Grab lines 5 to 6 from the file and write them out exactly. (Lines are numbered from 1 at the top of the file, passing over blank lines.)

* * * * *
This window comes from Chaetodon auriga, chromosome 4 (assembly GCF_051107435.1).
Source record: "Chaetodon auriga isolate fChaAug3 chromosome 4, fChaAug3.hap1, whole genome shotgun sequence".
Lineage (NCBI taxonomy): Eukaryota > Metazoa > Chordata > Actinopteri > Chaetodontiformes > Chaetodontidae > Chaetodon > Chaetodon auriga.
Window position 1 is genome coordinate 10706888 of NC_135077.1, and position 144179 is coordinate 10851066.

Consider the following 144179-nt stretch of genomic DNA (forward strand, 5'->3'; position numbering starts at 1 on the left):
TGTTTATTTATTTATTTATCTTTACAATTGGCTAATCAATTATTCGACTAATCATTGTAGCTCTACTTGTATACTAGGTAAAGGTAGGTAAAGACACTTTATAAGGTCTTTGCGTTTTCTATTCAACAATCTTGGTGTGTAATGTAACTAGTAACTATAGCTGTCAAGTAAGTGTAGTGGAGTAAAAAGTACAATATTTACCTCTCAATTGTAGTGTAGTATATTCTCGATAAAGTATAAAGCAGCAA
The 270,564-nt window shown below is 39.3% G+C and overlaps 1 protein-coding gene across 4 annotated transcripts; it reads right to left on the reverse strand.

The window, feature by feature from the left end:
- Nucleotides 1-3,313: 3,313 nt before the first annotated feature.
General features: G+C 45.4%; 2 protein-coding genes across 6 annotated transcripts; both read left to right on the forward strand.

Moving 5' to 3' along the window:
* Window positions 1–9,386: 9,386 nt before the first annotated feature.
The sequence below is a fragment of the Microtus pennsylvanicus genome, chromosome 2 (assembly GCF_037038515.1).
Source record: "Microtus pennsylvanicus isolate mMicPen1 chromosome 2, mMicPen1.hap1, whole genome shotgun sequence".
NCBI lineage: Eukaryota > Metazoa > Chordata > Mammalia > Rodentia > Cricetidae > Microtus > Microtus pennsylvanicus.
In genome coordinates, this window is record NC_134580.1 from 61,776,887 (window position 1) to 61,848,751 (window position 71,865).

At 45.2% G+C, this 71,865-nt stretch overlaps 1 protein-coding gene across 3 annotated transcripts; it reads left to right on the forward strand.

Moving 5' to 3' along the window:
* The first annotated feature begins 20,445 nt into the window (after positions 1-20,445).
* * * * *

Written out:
Consider the following 144179-nt stretch of genomic DNA (forward strand, 5'->3'; position numbering starts at 1 on the left):
TGTTTATTTATTTATTTATCTTTACAATTGGCTAATCAATTATTCGACTAATCATTGTAGCTCTACTTGTATACTAGGTAAAGGTAGGTAAAGACACTTTATAAGGTCTTTGCGTTTTCTATTCAACAATCTTGGTGTGTAATGTAACTAGTAACTATAGCTGTCAAGTAAGTGTAGTGGAGTAAAAAGTACAATATTTACCTCTCAATTGTAGTGTAGTATATTCTCGATAAAGTATAAAGCAGCAA